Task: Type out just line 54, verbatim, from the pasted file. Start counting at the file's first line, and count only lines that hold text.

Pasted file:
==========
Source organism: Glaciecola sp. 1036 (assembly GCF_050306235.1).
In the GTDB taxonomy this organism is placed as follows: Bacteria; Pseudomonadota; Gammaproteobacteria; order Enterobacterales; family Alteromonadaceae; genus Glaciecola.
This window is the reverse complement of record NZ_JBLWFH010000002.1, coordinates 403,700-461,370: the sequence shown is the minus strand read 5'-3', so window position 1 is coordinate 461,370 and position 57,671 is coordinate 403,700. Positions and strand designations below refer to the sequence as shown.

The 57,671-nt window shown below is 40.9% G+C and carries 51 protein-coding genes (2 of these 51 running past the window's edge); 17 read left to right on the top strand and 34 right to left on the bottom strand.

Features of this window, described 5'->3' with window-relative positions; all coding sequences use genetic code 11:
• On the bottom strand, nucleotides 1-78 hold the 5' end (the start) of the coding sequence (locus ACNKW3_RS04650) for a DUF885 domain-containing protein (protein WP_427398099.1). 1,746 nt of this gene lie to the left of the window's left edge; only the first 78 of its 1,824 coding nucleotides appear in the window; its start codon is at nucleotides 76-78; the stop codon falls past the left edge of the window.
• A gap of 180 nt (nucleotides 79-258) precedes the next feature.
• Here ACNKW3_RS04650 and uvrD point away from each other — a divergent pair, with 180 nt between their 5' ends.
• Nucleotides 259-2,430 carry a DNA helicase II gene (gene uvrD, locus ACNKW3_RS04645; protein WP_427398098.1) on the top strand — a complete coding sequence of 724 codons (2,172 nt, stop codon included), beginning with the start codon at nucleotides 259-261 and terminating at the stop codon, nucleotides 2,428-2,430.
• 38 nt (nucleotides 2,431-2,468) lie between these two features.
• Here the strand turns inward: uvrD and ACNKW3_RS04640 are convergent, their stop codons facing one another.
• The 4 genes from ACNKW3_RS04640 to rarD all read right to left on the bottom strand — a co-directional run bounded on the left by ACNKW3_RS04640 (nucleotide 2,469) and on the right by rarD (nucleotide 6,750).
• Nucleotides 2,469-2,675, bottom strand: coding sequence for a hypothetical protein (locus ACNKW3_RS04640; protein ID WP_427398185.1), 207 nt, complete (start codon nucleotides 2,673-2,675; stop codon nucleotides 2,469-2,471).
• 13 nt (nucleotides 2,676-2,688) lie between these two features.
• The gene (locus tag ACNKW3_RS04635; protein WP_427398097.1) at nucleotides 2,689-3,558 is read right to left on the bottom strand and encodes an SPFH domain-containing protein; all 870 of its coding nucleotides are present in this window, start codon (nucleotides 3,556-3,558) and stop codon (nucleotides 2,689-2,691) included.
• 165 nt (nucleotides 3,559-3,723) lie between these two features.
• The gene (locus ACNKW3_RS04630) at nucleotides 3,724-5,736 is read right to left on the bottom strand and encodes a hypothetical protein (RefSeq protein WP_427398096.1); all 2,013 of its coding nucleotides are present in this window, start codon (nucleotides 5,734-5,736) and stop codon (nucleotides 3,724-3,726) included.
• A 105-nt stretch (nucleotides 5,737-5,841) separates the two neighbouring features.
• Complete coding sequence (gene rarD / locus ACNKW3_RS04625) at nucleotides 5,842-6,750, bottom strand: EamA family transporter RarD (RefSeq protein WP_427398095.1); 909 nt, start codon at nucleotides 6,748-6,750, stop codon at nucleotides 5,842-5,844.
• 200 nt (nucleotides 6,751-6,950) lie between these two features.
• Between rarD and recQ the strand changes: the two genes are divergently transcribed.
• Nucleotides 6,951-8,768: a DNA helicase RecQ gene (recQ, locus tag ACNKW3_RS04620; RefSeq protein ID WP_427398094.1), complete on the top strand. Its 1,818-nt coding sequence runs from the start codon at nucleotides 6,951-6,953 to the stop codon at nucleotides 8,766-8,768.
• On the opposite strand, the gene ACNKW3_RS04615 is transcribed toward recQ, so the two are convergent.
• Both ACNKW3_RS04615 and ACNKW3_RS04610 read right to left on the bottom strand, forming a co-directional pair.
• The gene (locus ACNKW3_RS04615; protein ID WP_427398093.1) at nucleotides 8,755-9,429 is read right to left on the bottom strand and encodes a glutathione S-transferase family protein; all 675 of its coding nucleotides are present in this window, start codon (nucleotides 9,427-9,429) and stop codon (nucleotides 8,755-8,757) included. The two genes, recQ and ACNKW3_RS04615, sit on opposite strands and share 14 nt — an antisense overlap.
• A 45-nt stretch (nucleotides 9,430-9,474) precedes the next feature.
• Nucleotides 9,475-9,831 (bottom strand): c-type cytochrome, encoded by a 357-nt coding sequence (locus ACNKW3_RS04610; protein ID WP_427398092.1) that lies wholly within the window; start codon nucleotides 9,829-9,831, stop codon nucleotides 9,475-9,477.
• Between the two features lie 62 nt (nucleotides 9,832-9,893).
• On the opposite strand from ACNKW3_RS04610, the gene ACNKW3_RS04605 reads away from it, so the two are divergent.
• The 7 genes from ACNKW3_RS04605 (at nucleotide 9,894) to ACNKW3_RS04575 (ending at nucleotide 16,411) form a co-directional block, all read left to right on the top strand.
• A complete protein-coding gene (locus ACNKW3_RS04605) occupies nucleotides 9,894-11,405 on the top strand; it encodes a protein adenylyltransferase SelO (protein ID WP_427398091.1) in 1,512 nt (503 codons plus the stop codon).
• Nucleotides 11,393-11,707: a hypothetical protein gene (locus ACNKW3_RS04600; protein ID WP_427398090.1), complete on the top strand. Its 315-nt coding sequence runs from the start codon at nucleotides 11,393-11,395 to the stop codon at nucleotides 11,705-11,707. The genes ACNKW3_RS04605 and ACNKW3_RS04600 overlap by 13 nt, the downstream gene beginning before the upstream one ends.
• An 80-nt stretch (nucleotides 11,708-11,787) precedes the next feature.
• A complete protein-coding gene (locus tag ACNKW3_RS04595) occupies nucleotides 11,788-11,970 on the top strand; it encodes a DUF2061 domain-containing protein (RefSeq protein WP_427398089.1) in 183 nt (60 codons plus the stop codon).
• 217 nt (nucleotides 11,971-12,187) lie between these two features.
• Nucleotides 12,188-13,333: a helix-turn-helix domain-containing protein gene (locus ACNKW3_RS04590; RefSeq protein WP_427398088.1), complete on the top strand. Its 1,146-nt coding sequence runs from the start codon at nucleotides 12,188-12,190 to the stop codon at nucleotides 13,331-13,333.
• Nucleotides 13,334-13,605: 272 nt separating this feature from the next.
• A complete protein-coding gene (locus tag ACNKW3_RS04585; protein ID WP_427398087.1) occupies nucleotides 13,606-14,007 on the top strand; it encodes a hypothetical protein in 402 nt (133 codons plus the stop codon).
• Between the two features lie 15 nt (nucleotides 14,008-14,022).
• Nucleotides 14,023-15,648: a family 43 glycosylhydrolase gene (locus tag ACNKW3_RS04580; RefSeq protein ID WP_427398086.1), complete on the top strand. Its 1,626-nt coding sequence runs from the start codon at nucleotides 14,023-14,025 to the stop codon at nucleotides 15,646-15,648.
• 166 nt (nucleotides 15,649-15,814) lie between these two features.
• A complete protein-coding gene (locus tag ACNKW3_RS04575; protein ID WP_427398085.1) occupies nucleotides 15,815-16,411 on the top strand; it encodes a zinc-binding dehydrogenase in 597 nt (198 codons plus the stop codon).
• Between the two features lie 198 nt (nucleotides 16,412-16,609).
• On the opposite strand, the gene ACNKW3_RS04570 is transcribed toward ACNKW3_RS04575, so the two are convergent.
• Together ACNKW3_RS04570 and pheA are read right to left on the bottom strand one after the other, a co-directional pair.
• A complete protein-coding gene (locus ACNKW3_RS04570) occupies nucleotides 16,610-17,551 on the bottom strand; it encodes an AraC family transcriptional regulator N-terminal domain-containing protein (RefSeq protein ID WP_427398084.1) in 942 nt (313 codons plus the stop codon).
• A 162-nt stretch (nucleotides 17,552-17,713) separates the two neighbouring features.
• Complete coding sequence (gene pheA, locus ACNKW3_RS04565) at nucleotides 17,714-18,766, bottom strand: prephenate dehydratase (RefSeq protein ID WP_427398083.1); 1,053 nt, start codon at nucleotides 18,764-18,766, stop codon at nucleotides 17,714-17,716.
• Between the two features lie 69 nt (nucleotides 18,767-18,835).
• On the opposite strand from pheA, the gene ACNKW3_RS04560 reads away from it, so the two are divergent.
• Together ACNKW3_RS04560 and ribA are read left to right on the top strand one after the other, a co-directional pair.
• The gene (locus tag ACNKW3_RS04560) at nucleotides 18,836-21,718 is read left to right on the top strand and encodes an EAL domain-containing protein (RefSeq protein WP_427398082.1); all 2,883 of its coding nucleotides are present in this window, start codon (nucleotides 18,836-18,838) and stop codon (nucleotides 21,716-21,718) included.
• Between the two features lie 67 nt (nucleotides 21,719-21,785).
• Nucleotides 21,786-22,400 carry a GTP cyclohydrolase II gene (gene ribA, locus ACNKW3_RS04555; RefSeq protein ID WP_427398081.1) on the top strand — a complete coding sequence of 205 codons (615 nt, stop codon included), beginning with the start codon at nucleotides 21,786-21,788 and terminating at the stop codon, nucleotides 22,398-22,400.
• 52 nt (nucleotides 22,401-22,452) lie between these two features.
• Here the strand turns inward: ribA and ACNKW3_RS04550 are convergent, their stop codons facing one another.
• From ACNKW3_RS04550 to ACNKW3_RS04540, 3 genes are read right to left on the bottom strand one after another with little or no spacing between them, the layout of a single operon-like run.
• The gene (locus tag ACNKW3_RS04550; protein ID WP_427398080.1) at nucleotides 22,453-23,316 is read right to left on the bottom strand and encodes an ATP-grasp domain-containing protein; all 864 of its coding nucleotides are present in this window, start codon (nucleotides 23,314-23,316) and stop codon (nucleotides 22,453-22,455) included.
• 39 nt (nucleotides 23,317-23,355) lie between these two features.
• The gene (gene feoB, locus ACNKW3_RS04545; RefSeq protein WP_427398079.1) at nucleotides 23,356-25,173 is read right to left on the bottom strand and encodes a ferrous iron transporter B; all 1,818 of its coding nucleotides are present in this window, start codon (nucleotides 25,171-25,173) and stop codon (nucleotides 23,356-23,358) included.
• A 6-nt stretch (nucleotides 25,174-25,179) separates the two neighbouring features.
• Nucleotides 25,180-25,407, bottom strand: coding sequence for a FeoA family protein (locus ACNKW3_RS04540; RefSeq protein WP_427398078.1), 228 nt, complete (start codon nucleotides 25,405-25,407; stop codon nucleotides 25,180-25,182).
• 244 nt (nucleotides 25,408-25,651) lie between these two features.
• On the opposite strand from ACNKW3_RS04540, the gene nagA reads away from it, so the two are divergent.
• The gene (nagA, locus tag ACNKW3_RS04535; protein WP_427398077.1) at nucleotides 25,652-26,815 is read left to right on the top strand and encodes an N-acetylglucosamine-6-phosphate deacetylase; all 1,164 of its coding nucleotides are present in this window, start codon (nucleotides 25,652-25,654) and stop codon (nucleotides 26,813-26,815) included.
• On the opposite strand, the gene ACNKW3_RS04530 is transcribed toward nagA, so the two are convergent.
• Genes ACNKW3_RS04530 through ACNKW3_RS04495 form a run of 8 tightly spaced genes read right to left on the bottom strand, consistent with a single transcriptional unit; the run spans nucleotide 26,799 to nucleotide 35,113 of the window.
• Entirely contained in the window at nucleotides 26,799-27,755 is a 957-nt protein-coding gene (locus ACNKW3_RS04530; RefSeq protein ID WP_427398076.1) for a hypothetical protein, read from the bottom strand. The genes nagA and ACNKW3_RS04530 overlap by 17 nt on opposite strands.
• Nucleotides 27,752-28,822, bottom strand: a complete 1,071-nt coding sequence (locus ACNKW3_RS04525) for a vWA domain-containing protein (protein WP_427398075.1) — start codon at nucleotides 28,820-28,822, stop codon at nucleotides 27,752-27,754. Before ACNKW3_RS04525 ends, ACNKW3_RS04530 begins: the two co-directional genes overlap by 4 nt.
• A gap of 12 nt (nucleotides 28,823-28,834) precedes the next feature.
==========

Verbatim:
• Nucleotides 21,786-22,400 carry a GTP cyclohydrolase II gene (gene ribA, locus ACNKW3_RS04555; RefSeq protein ID WP_427398081.1) on the top strand — a complete coding sequence of 205 codons (615 nt, stop codon included), beginning with the start codon at nucleotides 21,786-21,788 and terminating at the stop codon, nucleotides 22,398-22,400.